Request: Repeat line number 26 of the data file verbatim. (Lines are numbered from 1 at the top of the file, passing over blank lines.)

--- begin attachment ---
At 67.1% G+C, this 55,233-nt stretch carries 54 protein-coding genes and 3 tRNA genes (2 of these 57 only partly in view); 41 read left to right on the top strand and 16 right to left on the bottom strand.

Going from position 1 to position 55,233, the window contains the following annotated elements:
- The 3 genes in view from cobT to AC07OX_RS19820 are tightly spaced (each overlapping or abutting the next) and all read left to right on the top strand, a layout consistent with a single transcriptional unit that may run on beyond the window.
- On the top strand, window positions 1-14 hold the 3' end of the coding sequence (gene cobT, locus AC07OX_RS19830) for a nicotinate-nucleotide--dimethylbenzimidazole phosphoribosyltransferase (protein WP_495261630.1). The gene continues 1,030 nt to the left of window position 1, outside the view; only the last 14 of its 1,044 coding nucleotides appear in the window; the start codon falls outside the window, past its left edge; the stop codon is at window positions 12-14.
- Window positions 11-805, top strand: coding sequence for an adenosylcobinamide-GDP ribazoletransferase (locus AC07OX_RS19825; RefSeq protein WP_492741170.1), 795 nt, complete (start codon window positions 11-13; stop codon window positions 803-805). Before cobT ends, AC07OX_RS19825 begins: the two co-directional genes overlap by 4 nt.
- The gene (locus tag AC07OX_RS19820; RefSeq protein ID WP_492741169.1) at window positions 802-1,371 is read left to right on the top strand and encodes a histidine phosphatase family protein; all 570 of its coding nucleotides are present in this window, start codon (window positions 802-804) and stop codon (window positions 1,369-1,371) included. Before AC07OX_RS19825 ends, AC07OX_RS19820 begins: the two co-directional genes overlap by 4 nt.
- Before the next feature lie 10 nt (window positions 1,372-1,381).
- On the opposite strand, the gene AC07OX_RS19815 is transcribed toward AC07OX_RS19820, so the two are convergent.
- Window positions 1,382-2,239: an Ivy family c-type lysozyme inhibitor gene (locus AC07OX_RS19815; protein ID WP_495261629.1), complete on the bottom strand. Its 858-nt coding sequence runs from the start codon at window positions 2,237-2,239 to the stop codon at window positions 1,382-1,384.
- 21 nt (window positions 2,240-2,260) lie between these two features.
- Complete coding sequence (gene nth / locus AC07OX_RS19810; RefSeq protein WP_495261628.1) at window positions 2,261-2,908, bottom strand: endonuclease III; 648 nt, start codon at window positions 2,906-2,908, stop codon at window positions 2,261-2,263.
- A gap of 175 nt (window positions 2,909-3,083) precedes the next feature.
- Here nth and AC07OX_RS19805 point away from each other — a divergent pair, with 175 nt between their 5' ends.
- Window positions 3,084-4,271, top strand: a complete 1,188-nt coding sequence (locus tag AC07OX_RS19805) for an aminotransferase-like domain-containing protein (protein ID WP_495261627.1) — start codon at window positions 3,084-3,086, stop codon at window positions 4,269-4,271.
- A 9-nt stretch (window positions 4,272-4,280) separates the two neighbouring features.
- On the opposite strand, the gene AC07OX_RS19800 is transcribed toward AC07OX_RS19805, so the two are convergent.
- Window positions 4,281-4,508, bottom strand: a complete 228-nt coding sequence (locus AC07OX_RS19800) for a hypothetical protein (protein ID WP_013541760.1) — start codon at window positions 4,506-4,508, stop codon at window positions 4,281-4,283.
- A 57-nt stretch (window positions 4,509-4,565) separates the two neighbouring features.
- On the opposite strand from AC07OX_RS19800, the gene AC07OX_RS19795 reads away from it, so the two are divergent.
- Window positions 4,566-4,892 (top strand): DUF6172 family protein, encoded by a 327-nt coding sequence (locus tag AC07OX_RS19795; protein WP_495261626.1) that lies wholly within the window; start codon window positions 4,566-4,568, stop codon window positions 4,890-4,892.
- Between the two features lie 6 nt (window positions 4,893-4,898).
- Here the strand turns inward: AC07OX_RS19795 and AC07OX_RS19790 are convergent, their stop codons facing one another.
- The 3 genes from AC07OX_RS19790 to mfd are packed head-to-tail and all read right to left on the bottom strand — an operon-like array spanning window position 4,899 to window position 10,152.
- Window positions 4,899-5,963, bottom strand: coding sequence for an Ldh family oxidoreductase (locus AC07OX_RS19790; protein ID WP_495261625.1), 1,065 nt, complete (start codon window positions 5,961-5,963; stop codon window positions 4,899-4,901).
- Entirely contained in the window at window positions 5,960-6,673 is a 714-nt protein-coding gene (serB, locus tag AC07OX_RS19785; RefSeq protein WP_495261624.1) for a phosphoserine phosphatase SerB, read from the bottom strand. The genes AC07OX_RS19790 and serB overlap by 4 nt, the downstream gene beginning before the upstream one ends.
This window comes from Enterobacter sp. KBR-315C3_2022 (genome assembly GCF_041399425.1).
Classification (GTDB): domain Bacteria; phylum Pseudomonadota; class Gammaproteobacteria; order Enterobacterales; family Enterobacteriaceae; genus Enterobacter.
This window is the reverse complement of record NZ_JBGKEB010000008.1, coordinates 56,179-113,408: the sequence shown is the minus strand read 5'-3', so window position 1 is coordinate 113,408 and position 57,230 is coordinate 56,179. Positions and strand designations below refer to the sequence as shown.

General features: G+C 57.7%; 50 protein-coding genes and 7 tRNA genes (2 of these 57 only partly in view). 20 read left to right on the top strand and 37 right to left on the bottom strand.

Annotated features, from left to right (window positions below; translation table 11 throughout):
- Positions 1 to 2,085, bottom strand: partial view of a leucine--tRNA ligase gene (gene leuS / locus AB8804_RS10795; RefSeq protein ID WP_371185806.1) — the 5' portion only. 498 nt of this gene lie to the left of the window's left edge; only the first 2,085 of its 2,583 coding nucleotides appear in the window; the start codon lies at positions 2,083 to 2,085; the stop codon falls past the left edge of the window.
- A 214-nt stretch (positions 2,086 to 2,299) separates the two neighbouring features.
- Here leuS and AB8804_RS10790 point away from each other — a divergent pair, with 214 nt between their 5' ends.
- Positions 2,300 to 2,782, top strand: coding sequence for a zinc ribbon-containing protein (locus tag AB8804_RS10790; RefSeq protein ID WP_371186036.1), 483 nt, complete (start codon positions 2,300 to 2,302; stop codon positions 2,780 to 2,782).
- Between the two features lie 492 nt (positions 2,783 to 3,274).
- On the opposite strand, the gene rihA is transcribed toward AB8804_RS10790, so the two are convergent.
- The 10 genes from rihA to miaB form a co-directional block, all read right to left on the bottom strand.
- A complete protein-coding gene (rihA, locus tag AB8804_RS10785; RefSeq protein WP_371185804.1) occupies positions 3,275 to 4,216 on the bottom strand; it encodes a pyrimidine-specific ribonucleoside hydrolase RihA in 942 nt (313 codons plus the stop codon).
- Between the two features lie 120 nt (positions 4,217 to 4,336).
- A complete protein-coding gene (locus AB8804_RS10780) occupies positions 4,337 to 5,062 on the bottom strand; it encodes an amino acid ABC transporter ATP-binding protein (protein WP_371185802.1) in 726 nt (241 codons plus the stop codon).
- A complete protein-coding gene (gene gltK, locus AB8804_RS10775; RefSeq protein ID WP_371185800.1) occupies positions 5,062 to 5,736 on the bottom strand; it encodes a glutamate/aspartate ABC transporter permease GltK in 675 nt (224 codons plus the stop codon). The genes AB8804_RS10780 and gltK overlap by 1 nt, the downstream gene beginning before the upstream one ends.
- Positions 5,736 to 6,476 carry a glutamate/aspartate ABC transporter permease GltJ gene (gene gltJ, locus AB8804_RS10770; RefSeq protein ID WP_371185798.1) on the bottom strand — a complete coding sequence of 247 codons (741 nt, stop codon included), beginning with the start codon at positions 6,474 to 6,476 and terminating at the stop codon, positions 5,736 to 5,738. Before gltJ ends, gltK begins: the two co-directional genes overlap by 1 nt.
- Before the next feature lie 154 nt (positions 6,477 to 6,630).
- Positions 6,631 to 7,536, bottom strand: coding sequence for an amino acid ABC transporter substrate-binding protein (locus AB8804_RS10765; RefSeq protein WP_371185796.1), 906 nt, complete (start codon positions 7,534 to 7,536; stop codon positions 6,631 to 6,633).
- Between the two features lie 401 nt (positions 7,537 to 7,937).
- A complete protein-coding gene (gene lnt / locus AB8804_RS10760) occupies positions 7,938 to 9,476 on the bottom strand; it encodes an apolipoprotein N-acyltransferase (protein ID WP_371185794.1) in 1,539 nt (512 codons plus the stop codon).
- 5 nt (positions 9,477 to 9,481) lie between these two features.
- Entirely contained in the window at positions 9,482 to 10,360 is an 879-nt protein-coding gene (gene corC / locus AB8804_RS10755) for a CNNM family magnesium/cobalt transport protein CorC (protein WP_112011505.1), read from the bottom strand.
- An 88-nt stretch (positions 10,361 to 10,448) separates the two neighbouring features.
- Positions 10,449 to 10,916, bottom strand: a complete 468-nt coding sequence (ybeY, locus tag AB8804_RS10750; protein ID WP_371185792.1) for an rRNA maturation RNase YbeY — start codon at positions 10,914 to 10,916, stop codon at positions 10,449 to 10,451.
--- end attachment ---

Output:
This window comes from Enterobacter sp. KBR-315C3_2022 (genome assembly GCF_041399425.1).